Telemedicine: Virtual Check-ups

Technology has been shaping the health care industry for years, and will continue to do so with increasing magnitude. First, there were in-home medical monitoring systems. Now? There’s doctor-patient visits via two-way video.

The New York Times recently posted a great article about this telemedicine innovation. Companies like NuPhysica have embraced video technologies, building practices that allow patients to be virtually “seen” by a doctor, regardless of where he or she is in the world. And this trend is catching on: corporations like Cisco Systems are running developmental trials of these video check-ins, and insurance companies like UnitedHealth Group and Blue Cross/ Blue Shield have begun to market these services to big employers. In fact, Datamonitor predicts the telemedicine industry will grow to more than $500 million in revenue this year in North America alone.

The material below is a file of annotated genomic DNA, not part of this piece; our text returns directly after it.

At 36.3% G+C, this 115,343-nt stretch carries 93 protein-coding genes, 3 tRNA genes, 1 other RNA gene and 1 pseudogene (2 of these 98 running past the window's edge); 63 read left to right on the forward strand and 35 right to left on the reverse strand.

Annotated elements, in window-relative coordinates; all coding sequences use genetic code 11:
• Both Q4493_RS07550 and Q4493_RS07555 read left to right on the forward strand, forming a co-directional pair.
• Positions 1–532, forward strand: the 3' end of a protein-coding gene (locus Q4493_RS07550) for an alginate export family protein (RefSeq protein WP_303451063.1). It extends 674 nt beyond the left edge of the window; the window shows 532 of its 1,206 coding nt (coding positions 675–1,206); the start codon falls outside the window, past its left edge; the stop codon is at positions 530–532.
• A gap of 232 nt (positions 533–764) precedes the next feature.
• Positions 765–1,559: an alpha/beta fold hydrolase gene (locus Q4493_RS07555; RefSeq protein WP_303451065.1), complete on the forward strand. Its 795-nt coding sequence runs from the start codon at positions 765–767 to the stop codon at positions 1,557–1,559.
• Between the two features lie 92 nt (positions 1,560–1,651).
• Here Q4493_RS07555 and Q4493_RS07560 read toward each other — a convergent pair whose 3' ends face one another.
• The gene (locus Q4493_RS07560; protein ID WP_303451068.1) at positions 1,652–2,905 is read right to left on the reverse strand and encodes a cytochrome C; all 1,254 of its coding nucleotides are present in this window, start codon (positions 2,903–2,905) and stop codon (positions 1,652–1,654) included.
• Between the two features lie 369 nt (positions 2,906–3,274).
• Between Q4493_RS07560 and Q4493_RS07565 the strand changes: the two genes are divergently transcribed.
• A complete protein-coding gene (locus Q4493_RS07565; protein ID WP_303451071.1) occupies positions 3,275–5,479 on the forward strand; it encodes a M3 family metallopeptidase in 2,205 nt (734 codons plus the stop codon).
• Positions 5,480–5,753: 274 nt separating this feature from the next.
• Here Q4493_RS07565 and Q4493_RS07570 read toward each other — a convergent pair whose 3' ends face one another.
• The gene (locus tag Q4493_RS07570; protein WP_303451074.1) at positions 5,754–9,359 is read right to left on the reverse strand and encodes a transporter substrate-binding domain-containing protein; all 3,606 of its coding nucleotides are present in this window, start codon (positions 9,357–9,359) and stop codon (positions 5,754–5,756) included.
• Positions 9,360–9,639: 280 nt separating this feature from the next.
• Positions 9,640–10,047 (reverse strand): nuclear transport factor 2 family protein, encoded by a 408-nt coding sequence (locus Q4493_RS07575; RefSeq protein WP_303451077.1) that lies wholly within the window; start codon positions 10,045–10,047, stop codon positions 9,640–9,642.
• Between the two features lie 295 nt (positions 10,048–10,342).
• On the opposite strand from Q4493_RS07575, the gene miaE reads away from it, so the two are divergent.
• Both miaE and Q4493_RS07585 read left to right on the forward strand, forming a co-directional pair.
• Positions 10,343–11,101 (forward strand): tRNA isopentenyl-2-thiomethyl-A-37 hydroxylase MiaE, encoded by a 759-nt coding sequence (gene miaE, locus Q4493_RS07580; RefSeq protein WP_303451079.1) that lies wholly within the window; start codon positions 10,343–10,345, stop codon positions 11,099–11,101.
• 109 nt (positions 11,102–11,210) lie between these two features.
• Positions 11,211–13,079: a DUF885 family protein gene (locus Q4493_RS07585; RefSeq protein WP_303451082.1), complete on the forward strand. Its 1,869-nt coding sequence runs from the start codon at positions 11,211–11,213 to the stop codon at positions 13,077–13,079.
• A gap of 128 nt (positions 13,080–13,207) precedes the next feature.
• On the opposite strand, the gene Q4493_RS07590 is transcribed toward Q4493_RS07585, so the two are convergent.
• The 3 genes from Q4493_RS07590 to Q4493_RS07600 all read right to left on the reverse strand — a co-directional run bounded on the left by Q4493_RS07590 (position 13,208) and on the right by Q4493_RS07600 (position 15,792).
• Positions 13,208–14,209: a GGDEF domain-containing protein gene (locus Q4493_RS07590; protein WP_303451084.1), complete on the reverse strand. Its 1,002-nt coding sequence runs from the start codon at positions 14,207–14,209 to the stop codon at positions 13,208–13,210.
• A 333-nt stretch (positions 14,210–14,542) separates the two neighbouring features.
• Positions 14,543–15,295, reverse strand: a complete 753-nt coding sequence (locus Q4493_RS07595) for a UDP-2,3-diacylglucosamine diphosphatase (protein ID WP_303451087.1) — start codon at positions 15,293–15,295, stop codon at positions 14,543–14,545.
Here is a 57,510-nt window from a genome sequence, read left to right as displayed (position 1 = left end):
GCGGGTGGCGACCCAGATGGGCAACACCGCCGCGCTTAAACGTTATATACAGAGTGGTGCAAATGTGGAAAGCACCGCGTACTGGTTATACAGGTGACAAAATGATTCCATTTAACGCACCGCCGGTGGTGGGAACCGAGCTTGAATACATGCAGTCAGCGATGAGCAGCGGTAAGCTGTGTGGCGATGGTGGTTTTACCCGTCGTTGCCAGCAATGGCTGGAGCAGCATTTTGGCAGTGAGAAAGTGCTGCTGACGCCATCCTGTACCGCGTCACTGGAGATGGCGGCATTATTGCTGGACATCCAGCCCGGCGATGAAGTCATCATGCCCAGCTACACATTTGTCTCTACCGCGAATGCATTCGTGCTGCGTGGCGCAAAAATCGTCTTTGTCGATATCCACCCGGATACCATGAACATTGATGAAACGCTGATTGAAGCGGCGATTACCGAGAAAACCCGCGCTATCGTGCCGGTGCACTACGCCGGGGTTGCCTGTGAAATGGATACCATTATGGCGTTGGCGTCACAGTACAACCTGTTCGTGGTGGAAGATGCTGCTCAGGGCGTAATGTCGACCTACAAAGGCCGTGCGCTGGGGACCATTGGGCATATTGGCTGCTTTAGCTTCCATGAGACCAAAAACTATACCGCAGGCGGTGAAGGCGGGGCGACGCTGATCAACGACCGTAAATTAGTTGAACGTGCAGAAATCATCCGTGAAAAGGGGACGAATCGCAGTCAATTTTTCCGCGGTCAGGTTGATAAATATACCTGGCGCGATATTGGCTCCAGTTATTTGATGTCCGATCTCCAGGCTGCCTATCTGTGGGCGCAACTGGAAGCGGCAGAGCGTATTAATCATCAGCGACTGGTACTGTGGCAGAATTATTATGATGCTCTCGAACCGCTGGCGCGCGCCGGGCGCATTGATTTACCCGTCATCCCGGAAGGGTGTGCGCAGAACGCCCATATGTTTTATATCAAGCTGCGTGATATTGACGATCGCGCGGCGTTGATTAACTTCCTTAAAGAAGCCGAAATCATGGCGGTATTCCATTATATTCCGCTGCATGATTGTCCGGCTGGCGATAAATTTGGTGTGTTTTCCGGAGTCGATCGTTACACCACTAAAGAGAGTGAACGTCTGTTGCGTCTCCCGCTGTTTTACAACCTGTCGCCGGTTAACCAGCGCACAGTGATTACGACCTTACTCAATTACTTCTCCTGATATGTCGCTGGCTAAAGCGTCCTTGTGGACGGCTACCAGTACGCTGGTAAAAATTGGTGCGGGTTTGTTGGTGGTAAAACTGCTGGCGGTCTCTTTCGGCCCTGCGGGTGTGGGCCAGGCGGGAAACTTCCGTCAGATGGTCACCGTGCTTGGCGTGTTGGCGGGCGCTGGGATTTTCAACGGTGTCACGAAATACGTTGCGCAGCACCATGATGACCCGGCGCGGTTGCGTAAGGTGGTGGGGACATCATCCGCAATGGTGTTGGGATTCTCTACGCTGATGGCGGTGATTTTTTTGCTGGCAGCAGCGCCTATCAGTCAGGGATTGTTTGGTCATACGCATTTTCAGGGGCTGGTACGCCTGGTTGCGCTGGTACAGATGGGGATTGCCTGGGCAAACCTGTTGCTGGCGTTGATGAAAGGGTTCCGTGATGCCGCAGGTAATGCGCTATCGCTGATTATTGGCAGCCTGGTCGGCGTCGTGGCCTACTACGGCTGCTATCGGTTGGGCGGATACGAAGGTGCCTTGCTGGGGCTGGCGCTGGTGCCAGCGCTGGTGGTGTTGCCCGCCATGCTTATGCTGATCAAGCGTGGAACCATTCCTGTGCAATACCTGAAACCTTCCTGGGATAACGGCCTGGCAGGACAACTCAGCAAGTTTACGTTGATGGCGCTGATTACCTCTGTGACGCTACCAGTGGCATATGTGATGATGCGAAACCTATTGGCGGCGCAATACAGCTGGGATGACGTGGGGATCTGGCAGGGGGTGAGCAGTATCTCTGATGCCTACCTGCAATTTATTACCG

This opens up a new world for health care providers. If a patient is out of town or too sick to physically come into the office, he or she can still be seen using these technologies. This could ultimately make physician care and treatment more accessible to the general public, and may encourage more patients to seek professional diagnosis.

But there are obvious drawbacks to these virtual health appointments. Will they provide the same quality attention as an in-person visit? Will these virtual check-ups, notably more convenient than physical meetings, supplant in-person check-ups? And though though virtual communication may be helpful in diagnosing smaller health issues, how will doctors be able to test for more serious and intricate ailments?

What do you think about these innovations? Do you think they’ll be helpful in making health care more accessible, or will they simply open up the industry (and patients) to more risks?


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